Opening Remarks by Ms. Beate Trankmann at the Tsinghua University Global Summer School 2021

Posted June 28, 2021

Ms. Beate Trankmann gave opening remarks at the Tsinghua Summer School 2021.

Good morning and good evening to all of you joining from all around the world. Welcome to Tsinghua University’s Global Summer School.

I am delighted to be with you as you start your courses! And it is wonderful to see the tradition of the Summer School being kept in the midst of a global pandemic, with the power of technology helping to bring us all together for this fantastic online learning opportunity.

Before we get started, I want to test your knowledge on sustainable development with a question that comes from a quiz game that we developed at UNDP China called Sustainable Development Geek. It’s a great game with loads of information and you can download all the questions directly from our website.

Please reflect on the question and time permitting I will give you the answer at the end of my remarks. So here is the question: What do you think can be found more of in our oceans by weight? Fish or Plastic? 

We live in challenging times. Our world today faces three major crises. COVID-19, a global health emergency – with new variants and surges continuing to threaten lives and livelihoods. Almost 400 million jobs may be lost globally in the economic fallout, with young people hardest hit… Next, a climate emergency, which deepened last year, despite a temporary drop in emissions during the lockdowns. We are now headed for a catastrophic 3-degree Celsius temperature rise by 2050 – double the Paris target. And, by the same year, the ongoing biodiversity emergency may wipe out one million animal and plant species through mass extinction – in fact the current rate of global species extinction is tens to hundreds of times higher than the average over the last 10 million years.

But as Albert Einstein said, who is perhaps still the most important innovator of all time: “In the midst of every crisis, lies great opportunity.” As we recover from COVID-19, we have the opportunity to emerge more resilient and sustainable as a society, but this will require tackling the deep vulnerabilities and inequalities that the pandemic revealed and resetting our relationship with nature.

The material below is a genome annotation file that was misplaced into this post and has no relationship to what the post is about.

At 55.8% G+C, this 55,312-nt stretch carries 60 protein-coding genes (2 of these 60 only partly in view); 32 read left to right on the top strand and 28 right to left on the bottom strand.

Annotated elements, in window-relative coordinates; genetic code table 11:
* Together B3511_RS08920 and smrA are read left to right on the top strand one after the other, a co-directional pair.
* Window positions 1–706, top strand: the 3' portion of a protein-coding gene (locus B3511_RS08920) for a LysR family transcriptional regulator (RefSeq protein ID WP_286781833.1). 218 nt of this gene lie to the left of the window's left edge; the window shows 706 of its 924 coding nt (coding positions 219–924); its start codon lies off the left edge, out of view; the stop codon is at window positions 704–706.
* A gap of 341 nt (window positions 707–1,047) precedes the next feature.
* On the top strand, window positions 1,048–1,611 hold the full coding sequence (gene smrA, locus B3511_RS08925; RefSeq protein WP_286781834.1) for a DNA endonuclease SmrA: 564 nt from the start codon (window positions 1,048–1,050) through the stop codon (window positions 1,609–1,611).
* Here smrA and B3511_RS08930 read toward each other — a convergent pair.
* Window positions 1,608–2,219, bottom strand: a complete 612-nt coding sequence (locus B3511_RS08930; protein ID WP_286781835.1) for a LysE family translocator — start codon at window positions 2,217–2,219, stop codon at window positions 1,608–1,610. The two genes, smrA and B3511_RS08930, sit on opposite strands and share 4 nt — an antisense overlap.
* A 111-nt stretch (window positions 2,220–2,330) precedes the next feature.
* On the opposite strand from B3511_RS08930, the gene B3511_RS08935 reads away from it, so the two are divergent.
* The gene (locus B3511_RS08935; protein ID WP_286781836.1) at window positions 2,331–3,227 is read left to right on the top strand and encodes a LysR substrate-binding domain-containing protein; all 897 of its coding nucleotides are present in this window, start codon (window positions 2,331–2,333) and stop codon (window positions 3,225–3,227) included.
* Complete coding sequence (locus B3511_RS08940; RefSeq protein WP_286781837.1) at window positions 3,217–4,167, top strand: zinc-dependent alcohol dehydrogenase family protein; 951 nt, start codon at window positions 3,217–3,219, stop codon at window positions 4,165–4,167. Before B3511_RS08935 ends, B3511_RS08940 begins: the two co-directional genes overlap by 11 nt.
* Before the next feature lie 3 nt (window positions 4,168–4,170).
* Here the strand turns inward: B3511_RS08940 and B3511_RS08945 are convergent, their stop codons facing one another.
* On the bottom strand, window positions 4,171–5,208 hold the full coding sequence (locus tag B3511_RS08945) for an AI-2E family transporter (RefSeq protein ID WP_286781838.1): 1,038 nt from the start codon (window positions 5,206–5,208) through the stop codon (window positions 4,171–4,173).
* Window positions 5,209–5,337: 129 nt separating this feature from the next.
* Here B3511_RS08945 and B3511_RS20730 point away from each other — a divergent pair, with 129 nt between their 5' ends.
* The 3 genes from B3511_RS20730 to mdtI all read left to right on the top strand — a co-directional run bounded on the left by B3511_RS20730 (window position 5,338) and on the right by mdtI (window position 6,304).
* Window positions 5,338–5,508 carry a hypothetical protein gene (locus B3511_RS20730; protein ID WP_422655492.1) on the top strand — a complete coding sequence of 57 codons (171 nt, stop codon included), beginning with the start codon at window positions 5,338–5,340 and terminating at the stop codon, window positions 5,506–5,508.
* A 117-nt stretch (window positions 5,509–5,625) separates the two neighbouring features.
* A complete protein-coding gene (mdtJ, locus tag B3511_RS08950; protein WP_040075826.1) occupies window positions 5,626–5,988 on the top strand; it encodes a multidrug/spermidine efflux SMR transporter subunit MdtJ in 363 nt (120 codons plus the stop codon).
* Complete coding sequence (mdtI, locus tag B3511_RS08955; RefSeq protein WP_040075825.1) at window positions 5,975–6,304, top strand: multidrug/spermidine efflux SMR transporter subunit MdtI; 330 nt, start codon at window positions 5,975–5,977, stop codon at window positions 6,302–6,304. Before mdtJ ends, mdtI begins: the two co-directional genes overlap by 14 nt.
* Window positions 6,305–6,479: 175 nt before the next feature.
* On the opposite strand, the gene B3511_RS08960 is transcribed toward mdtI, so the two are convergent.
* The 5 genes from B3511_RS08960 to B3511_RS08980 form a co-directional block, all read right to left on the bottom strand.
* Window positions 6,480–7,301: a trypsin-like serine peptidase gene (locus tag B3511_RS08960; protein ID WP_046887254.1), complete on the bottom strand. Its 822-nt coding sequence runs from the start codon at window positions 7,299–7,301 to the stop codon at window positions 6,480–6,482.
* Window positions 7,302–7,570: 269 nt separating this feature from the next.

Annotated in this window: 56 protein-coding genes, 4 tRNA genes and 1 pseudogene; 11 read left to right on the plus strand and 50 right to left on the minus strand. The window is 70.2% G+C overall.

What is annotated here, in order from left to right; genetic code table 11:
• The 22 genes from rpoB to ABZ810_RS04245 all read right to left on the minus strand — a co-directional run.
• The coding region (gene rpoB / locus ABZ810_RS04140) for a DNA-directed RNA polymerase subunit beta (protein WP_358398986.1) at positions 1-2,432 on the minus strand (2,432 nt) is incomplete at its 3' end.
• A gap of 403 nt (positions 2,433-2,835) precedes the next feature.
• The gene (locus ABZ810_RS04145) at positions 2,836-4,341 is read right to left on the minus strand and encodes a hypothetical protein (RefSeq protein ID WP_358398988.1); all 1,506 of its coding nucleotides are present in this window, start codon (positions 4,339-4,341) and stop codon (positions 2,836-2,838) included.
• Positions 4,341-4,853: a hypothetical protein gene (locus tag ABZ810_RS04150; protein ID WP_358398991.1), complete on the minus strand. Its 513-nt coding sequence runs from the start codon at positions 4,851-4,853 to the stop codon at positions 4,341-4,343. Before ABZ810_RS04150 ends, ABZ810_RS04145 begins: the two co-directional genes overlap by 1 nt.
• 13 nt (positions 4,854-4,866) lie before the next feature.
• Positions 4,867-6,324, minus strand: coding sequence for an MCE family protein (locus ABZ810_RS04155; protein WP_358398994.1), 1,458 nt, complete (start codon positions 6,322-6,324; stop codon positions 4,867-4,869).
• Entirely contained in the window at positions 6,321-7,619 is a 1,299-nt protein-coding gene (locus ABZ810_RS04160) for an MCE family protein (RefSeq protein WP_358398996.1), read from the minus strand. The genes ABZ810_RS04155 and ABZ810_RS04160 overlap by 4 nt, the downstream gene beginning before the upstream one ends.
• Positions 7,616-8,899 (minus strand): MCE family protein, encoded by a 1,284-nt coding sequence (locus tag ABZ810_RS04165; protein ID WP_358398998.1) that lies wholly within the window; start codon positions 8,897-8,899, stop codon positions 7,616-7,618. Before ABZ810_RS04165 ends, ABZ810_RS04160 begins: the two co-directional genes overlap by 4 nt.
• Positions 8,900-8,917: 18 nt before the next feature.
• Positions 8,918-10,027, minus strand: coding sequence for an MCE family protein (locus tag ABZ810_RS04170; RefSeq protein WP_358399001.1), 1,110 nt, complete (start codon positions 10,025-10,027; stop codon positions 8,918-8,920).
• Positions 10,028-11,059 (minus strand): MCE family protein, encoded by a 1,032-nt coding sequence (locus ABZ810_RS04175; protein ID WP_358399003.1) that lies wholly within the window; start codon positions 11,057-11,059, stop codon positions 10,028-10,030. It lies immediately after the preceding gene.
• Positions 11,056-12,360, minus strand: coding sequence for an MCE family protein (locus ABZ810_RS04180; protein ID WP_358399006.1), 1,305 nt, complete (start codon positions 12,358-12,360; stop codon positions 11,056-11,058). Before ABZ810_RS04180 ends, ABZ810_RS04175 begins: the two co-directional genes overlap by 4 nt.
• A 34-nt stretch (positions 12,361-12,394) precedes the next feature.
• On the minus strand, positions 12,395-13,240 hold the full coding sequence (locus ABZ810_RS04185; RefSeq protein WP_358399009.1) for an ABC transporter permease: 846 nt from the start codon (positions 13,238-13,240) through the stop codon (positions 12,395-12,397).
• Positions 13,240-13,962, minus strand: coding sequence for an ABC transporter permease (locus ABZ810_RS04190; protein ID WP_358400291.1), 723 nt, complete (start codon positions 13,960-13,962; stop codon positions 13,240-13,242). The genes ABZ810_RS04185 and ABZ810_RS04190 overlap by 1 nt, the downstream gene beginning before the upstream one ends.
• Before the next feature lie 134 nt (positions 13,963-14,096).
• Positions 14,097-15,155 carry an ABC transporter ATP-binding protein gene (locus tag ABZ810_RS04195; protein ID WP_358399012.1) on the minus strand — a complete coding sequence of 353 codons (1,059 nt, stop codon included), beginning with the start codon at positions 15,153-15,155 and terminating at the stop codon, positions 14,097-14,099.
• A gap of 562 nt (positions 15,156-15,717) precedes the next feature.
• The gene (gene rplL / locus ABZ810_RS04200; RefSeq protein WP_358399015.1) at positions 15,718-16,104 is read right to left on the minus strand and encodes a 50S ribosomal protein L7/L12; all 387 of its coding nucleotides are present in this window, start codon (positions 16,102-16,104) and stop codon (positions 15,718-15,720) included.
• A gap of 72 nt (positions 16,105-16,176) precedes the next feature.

‘Business as usual’ is no longer an option.  This is our chance to do things differently. The wellbeing of our planet, and each other, must be front and centre in every decision we make; from the types of transport we take, to the kinds of products we design.

Faced with this challenge, young bright minds like you all are our greatest hope. You are better educated than any generation before – tech savvy, unconventional thinkers, with the energy and creativity to drive innovation. Your choices and your ideas will decide our collective future.

That is why I am thrilled that so many of you have signed up for Tsinghua’s summer school. The theme of this year’s summer school, ‘Innovation for the Sustainable Development Goals’ is a timely one and part of Tsinghua’s impressive commitment to the SDGs running literally thousands of SDG courses and research projects.  Innovation is crucial to the achievement of the SDGs, to end poverty, reduce inequality and protect our planet by 2030.

From digital healthcare, to disaster recovery; to monitoring climate and biodiversity, artificial intelligence and other emerging technologies are powerful tools that transform our world and can help tackle global challenges. Yet, they can also widen divides and create new inequalities, unless created for the benefit of everyone. Data protection issues can also be a challenge. By designing technologies to support vulnerable people and places, you can help build a world that includes and sustains everyone.

At UNDP, we support innovation for the global goals in various ways – from guiding inclusive policy innovations, to encouraging sustainable urbanization with green technology. Last year, we worked with Tsinghua University to launch an international forum sparking a global conversation on international AI cooperation and governance.

Today I am happy to announce that we are kicking off another UNDP-Tsinghua initiative to explore innovative solutions for achieving the SDGs.

The U&AI Youth AI4SDGs Bootcamp is a 6-month learning journey targeted at young talents just like yourselves. Through training from leading experts around the world, you will learn how to harness AI technologies to tackle real-world development challenges. I want to take this opportunity to invite all of you to apply and pursue the chance to test-drive your ideas and gain access to a global platform that can help you turn them into reality.

Let me close by thanking Tsinghua for supporting global governance and cooperation in AI, as well as educating so many young people over more than a century. We wish Tsinghua a very happy 110th birthday and hope you continue to be a source of knowledge, collaboration and innovation in future!

Before I go and as promised, I will quickly share the answer of my earlier question. Currently, there are still more fish in the ocean, but if trends continue, by 2025 there will be about one tonne of plastic for every three tonnes of fish in the ocean. By 2050 there will be, by weight, more plastic than fish in the oceans.

With that, let me wish you a wonderful inspiring and productive summer school. The world counts on your ingenuity and creativity as the future generation of leaders to make the SDGs a reality everywhere for everyone! Good luck and enjoy!